NSC expo
Subscribe or Register
View Cart  

Earn recertification points from the Board of Certified Safety Professionals by taking a quiz about this issue.

What's Your Opinion?

Has an employer ever asked you to do something that violated your code of ethics as a safety professional?

Take the poll and add your comment.

Vote   Results

Get the news that's
important to you.

Sign up for Safety+Health’s free monthly newsletters on:

  • Construction
  • Health Care Workers
  • Manufacturing
  • Mining, Oil and Gas
  • Office Safety Tips
  • Transportation
  • Worker Health and Wellness
  • Subscribe today
    Research/studies | Construction

    Most nail gun injuries involve upper, lower limbs: study

    November 29, 2013

    • / Print
    • Reprints
    • Text Size:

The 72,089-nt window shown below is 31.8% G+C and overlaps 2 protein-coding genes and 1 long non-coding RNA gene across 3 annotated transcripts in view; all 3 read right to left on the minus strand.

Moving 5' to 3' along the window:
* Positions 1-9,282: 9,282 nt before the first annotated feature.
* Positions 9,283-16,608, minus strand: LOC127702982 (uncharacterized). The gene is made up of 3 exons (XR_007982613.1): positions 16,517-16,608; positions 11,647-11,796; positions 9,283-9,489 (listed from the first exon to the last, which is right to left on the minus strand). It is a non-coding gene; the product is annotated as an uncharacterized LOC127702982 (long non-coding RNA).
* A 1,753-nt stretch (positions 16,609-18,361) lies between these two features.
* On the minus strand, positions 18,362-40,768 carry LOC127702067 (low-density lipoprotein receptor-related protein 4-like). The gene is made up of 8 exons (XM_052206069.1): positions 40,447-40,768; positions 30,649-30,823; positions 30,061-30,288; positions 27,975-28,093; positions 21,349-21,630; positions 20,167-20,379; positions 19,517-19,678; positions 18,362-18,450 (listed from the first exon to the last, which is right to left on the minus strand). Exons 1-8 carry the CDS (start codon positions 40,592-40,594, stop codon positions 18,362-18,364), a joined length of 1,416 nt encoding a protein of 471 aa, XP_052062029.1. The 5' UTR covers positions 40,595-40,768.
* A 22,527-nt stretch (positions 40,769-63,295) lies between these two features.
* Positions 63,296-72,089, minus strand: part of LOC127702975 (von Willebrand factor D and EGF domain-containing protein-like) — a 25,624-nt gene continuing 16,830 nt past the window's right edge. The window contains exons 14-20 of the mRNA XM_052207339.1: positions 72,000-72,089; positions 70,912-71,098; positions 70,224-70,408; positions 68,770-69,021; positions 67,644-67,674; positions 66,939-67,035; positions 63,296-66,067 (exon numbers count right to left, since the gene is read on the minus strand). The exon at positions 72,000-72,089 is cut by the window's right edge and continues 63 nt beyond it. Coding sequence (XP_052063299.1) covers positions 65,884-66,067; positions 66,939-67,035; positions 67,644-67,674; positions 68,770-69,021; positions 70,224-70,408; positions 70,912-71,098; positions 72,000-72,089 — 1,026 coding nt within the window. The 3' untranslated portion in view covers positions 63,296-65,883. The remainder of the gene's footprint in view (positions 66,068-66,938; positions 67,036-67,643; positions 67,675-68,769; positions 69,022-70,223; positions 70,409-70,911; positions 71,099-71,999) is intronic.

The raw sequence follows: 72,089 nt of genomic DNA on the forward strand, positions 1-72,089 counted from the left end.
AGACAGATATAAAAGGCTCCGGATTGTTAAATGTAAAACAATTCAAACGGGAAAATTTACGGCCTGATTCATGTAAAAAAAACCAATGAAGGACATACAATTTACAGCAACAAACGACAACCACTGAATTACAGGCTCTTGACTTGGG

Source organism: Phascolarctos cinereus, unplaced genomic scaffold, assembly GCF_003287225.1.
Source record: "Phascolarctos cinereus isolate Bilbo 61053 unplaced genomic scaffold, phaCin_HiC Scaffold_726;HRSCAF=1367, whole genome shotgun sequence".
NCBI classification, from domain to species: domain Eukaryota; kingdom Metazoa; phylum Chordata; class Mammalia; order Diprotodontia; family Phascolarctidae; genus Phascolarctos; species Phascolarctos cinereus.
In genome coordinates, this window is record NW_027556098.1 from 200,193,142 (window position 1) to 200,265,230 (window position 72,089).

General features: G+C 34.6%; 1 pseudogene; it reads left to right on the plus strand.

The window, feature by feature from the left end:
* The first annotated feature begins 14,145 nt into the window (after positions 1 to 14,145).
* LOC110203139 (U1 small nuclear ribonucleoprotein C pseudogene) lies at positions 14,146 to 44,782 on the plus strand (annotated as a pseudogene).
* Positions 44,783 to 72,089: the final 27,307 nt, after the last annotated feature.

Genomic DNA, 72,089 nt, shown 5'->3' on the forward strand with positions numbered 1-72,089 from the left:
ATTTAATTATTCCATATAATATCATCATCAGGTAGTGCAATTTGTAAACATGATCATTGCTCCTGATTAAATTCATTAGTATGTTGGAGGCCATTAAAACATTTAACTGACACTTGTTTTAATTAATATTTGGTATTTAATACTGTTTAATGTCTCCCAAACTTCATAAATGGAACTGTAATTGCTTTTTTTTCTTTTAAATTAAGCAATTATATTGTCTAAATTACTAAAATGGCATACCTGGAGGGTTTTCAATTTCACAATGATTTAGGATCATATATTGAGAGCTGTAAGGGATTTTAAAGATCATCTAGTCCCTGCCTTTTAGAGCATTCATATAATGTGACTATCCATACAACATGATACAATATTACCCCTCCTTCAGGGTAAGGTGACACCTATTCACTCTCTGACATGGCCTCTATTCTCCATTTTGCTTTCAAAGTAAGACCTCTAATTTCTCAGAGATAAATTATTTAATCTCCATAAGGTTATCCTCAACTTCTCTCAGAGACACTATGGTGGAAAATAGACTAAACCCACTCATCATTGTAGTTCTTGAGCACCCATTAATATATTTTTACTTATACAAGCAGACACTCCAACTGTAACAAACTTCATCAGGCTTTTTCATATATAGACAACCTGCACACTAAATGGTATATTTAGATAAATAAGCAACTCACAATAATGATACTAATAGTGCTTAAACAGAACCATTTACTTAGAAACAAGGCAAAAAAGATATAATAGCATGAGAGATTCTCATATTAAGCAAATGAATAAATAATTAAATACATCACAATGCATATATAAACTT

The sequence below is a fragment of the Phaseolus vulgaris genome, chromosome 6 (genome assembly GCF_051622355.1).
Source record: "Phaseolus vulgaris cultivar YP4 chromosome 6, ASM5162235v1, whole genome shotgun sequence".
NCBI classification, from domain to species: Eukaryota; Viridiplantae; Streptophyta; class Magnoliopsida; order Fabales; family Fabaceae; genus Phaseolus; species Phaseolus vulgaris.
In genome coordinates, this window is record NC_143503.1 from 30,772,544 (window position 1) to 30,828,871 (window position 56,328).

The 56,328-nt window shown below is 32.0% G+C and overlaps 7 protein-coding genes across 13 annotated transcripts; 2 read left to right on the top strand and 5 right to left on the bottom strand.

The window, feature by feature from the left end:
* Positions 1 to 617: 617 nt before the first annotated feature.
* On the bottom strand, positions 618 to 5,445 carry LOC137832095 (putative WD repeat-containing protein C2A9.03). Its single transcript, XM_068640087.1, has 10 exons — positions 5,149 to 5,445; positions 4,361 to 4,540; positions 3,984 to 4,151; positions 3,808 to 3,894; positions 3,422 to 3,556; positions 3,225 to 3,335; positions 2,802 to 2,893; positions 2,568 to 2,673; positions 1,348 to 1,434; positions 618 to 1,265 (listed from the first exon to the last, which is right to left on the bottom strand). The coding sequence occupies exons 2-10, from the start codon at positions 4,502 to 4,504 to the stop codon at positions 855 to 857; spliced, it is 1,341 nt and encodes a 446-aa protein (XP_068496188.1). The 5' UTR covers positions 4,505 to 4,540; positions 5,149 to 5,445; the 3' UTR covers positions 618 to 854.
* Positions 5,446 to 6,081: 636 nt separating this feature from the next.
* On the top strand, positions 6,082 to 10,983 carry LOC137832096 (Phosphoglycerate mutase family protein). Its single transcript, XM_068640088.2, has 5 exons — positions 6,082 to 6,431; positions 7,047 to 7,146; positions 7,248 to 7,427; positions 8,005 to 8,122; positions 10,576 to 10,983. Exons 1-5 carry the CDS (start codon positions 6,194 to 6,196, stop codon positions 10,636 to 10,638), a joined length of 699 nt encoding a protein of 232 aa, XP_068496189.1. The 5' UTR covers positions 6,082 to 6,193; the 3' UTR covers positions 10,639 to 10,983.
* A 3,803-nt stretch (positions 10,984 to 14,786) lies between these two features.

A A

    Brisbane, Australia – Workplace nail gun injuries typically affect the non-dominant hand and other limbs, according to a new study from the Princess Alexandria Hospital.

    Researchers examined the extent of 87 nail gun injuries using data from the Queensland Employee Injury Database. Most injuries involved the upper and lower limb, and resulted in 15 days off work for the worker. Almost 60 percent of the injuries needed surgery; 32 percent were treated in the emergency department, the study abstract states.

    A press release from the hospital noted the force of the nail can damage the soft tissue, and severe injuries could lead to infection or septic arthritis.

    The study was published online Nov. 8 in the journal Emergency Medicine Australasia.